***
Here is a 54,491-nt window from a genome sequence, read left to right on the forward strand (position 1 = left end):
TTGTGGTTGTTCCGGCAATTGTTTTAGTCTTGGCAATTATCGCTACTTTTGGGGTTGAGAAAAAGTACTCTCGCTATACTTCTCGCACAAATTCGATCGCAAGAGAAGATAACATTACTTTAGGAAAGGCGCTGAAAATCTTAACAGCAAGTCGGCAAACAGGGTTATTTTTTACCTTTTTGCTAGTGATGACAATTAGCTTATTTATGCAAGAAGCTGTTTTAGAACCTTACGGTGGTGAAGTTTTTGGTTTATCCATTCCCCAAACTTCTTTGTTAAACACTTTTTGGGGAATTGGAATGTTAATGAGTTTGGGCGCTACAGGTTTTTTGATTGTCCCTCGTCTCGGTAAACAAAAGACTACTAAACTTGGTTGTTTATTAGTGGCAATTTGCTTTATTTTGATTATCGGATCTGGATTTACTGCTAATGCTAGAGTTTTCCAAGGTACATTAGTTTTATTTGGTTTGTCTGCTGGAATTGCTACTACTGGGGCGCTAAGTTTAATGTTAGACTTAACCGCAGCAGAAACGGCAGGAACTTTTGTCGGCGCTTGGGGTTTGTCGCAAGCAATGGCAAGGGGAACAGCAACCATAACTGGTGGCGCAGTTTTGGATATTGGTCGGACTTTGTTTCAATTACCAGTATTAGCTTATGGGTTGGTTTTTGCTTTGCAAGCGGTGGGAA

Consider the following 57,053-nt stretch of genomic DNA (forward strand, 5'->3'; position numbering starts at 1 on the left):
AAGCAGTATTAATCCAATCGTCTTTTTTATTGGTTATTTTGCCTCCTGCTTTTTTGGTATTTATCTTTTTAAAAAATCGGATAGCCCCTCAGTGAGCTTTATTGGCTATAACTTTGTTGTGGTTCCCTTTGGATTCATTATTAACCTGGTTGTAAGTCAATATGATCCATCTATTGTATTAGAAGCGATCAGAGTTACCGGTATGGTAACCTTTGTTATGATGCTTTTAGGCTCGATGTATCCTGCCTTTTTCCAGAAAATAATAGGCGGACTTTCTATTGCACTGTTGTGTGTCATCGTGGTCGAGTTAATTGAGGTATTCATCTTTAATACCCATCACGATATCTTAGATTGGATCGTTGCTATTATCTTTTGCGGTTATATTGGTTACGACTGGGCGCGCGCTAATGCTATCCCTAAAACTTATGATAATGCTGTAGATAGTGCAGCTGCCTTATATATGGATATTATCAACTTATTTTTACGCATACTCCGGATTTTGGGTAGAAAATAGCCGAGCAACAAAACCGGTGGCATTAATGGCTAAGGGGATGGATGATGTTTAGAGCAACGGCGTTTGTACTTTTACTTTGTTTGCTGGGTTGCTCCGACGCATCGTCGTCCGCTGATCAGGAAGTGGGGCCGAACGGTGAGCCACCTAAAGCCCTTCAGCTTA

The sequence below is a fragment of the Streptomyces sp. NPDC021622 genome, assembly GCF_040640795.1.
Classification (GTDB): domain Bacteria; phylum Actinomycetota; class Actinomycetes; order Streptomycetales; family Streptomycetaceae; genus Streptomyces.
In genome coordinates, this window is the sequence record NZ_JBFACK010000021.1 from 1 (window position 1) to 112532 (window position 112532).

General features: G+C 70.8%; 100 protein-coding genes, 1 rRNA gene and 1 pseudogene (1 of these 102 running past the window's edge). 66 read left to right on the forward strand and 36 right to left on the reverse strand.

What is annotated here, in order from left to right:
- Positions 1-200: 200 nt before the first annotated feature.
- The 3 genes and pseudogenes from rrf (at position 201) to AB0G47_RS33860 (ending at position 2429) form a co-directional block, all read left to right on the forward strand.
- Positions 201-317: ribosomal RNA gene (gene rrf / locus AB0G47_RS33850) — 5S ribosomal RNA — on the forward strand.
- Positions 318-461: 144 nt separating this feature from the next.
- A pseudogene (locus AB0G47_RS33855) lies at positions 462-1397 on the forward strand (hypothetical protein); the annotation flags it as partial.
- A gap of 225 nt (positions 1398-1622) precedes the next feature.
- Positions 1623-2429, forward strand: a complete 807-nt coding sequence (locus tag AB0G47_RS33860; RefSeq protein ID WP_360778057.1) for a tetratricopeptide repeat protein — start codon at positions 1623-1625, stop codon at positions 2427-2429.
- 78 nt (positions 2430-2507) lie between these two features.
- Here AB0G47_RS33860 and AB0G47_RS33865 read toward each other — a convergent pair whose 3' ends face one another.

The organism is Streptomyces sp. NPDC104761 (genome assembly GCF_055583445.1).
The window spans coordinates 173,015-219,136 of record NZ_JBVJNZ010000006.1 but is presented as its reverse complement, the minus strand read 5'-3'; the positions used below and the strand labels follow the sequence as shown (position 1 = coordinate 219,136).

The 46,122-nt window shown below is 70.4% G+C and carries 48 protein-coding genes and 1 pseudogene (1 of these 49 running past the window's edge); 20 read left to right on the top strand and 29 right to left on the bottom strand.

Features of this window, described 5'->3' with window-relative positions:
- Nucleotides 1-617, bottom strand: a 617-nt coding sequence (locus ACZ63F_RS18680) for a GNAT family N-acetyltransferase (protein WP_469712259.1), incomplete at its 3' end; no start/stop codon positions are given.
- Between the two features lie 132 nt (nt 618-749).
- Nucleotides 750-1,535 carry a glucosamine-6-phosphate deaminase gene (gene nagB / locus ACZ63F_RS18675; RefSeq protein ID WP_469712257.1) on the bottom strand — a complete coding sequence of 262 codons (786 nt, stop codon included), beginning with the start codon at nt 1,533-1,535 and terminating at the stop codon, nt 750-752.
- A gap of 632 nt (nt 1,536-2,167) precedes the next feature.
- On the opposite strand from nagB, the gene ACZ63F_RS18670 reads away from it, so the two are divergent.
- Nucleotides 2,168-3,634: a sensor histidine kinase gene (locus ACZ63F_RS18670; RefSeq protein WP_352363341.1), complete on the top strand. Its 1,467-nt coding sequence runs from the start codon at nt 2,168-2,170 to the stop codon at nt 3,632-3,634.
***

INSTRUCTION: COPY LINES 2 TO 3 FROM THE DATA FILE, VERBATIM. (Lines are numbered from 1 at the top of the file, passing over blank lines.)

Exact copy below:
TTGTGGTTGTTCCGGCAATTGTTTTAGTCTTGGCAATTATCGCTACTTTTGGGGTTGAGAAAAAGTACTCTCGCTATACTTCTCGCACAAATTCGATCGCAAGAGAAGATAACATTACTTTAGGAAAGGCGCTGAAAATCTTAACAGCAAGTCGGCAAACAGGGTTATTTTTTACCTTTTTGCTAGTGATGACAATTAGCTTATTTATGCAAGAAGCTGTTTTAGAACCTTACGGTGGTGAAGTTTTTGGTTTATCCATTCCCCAAACTTCTTTGTTAAACACTTTTTGGGGAATTGGAATGTTAATGAGTTTGGGCGCTACAGGTTTTTTGATTGTCCCTCGTCTCGGTAAACAAAAGACTACTAAACTTGGTTGTTTATTAGTGGCAATTTGCTTTATTTTGATTATCGGATCTGGATTTACTGCTAATGCTAGAGTTTTCCAAGGTACATTAGTTTTATTTGGTTTGTCTGCTGGAATTGCTACTACTGGGGCGCTAAGTTTAATGTTAGACTTAACCGCAGCAGAAACGGCAGGAACTTTTGTCGGCGCTTGGGGTTTGTCGCAAGCAATGGCAAGGGGAACAGCAACCATAACTGGTGGCGCAGTTTTGGATATTGGTCGGACTTTGTTTCAATTACCAGTATTAGCTTATGGGTTGGTTTTTGCTTTGCAAGCGGTGGGAA

Consider the following 57,053-nt stretch of genomic DNA (forward strand, 5'->3'; position numbering starts at 1 on the left):